That’s an hour commute, not wanting to gouge your eyes out on the 405 or Lincoln, a commute where you can comment on streetsblog posts or edit pictures of your cat until you’re blue in the face.

    Granted, I’d love to see dedicated rail or bus from Santa Monica to Palos Verdes and I abhor Lincoln blvd, I think this is a great alternative for those traveling N/S

  10. The 710 tunnelS, plural for two 4.5 mile tunnels, is as far away from shovel ready as any project could get. The reality is that 710 tunnels can never be built. The three cities that must give permission (Los Angeles, South Pasadena, Pasadena) all have formal resolutions against it and would never sign on.

    And, maybe the most important is that there is no remotely credible funding source or plan, and there never has been one. Add that the cost estimate in the DEIR of $5.65 Billion is half what it should be. SCAG estimated $11.8 Billion in 2007.

    Someone, Metro CEO Washington, has to be the “adult in the room” and act responsibly and just say no. It’s time to move on after 60 years of trying to build this highway that will never be built above, on nor below ground.

  11. “Perhaps Washington is anticipating that a new president or an ambitious
    governor could again turn to transportation investments to stimulate the
    economy. We’ll see.”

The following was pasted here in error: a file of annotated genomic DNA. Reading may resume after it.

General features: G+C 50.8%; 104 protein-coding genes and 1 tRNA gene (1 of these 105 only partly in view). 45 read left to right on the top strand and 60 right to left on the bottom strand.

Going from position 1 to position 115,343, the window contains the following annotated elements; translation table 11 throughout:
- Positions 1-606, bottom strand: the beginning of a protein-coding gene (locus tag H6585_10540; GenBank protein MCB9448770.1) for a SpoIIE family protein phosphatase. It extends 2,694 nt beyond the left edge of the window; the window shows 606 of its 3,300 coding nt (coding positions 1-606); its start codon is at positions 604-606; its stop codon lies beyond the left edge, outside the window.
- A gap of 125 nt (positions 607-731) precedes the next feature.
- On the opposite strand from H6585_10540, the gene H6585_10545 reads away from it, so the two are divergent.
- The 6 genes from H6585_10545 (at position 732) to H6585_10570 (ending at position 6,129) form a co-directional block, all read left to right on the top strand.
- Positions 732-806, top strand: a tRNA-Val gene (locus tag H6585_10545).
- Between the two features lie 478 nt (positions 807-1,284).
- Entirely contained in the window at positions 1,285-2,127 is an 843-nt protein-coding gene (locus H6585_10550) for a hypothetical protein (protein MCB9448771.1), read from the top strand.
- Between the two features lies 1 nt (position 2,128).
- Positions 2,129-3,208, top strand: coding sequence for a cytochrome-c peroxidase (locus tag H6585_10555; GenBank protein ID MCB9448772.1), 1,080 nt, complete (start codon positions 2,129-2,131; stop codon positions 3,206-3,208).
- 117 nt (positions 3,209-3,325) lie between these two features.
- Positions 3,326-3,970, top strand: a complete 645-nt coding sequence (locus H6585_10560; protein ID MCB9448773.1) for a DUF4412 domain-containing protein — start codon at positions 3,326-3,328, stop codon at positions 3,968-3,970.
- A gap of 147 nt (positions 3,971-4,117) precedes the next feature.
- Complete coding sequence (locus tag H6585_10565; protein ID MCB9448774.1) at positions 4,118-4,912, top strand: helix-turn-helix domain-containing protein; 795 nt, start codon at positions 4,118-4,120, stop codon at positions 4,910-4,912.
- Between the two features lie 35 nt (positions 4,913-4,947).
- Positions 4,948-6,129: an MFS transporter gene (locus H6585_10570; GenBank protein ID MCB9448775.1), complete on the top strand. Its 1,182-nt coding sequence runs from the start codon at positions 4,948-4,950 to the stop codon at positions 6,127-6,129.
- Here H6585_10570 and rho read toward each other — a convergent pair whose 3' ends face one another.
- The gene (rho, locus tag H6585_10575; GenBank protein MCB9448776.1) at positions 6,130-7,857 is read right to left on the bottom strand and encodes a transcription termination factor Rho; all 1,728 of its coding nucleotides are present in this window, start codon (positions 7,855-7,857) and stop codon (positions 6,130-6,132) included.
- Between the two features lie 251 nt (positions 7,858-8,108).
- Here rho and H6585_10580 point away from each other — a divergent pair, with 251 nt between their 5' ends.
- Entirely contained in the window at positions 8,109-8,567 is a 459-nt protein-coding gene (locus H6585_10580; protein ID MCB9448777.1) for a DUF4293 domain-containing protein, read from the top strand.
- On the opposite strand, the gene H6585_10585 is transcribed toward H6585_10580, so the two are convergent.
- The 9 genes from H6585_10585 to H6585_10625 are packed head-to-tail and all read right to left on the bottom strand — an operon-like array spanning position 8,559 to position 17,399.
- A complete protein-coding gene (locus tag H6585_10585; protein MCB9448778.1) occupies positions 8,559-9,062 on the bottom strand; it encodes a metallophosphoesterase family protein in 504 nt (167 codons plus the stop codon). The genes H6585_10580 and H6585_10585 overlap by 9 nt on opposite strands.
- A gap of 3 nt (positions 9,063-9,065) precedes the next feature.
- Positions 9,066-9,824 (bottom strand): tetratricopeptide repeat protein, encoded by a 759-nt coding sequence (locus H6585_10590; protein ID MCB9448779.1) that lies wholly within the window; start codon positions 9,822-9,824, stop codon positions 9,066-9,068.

This, or a new ballot measure. Yep. Worth being ready.

  12. Ah, but part of Metrolink IS owned by Metro. Well, the part of it within Los Angeles County is owned by Metro. Took me a while to figure out the structure here: the counties own the stations and tracks (except where UP and BNSF own the tracks).

  13. I think the projections should probably be revisited. When combined with the forthcoming double-tracking of Metrolink and SANBAG’s efforts to improve station-area development along the San Bernardino Line, having a connection to and through the Foothill communities will be beneficial as I-/SR-210 is already crowded.

  14. Why are SR-138 improvements on this list? Part of the reasoning behind the High Desert Corridor is that SR-138 improvements would not be sufficient to meet safety and capacity goals into the future. So since they already know that and are planning an alternative, why would they continue forward with a set of projects that will still be obsolete upon completion?

  15. Well, the biggest Metrolink bottlenecks ultimately are all in LA County. Run-through tracks at LAUS will probably be the best upgrade, squarely in LA County. The single-track in the middle of the I-10 freeway that would be extremely costly to fix is in LA County, ditto for the single-track through Balwin Park and Covina where there’s physically no room to expand the tracks without taking out backyards. The LOSSAN corridor doesn’t have those same issues, but they have that scourge of NIMBYs in Northridge. The AV Line up the hill could also use some track enhancements, especially to smooth curves and increase speeds.